Latin American News: Divine Intervention and Ex-President Corruption Probes | Link TV
Latin American News: Divine Intervention and Ex-President Corruption Probes
Venezuela Agrees to Divine Intervention
Following Venezuelan President Nicolas Maduro’s meeting with Pope Francis, the governing party and its opposition have agreed to mediation from the Vatican.
This agreement resulted in the National Assembly postponing a debate and trial over whether Maduro could be impeached. Opposition leaders also called off a nationwide march that was planned.
“President Nicolas Maduro is operating outside of the constitution and the National Assembly needs to charge him and preserve our country,” said Freddy Guevara, one of the opposition leaders in the Assembly prior to the agreement. “We should convoke a nationwide protest and march on the national palace.”
Maduro cancelled efforts for a recall vote, after millions of Venezuelans signed petitions to have him removed from office. The president has ordered that this recall is not allowed, against constitutional law.
Venezuela is experiencing an economic depression, as it navigates through hyperinflation and shortages of food and medicine.
Wave of Corruption Prosecutions
Argentinean Cristina Fernandez de Kirchner and Salvadoran Antonio Saca are the latest former presidents to make headlines in a wave for former presidents who are facing prosecution on corruption charges throughout Latin America.
Prosecutors say Fernandez laundered money for at least one influential business leader who supported her party. A judge froze her assets this summer to block her from hiding these financial dealings and to keep her from shipping funds out of the country.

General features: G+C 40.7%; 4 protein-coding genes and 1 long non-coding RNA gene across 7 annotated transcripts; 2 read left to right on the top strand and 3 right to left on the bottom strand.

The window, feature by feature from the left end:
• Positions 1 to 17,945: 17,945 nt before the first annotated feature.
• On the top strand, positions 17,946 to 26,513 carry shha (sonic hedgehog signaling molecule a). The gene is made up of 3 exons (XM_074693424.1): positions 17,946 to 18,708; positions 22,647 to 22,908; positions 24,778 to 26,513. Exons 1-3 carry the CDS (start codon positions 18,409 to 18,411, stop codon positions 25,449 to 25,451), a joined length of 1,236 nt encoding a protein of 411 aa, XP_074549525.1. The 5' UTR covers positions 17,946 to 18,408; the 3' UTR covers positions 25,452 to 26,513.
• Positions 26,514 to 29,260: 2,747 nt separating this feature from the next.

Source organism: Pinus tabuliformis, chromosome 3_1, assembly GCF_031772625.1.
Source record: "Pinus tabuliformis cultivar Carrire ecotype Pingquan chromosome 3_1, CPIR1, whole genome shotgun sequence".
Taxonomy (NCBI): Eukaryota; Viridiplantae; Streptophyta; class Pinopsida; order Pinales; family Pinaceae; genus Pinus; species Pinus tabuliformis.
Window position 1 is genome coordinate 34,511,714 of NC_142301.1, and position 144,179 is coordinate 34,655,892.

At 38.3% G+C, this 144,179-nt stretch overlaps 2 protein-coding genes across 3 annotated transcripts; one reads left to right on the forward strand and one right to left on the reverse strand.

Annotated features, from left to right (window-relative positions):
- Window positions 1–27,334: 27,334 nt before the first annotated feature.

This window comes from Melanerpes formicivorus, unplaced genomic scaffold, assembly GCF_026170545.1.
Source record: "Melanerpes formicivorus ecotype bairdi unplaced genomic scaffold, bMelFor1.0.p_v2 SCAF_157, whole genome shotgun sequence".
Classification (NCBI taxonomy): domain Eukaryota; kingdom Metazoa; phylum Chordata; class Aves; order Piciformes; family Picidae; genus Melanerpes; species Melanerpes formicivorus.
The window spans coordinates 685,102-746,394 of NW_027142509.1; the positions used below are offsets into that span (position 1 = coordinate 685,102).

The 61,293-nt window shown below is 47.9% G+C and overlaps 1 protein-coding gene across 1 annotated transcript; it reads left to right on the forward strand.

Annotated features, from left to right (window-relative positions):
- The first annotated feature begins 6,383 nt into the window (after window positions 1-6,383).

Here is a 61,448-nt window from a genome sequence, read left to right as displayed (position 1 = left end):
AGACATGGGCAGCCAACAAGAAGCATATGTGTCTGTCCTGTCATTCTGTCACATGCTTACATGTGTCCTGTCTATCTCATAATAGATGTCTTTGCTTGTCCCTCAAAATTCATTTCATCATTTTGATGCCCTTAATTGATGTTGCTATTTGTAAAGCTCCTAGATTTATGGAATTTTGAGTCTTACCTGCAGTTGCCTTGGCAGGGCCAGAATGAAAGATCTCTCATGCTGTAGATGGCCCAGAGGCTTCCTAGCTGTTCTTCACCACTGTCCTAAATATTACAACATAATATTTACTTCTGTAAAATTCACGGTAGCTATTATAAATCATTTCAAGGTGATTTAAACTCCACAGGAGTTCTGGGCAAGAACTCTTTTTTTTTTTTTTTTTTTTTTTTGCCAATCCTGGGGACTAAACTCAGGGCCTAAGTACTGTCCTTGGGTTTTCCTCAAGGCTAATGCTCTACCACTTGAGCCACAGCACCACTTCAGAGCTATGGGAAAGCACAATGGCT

Hundreds of Fernandez supporters clashed with police outside of the courthouse in a bout of support for the former president. Fernandez has asked for the charges to be dismissed.
Prosecutors in El Salvador arrested former president Antonio Saca this week, after searching through his home and businesses. Saca, whose term ended seven years ago, is accused of embezzling more than $240 million when he ran the country.
Former president Mauricio Funes fled the country this summer after facing a corruption probe as well. He was granted asylum in Nicaragua.
Through his innovative art works over the past two decades, Doug Aitken invites viewers to consider the inherent conflicts between nature and technology and to reflect upon how urbanization affects the natural environment.
Bullets, chocolate, nails, bread, matchsticks, cheese and other unusual materials compose Mondongo's art, which has reached cities including Madrid, Rome, London, Dubai and Buenos Aires.
Public Fiction’s new “Conscientious Objector” series subverts the age-old commercial format in service of a non-commodified message.
A new book set along the waterway retells Mark Twain's "Adventures of Huckleberry Finn" with a contemporary twist, perhaps opening readers’ eyes to a different Los Angeles.
- 1 of 6
- next ›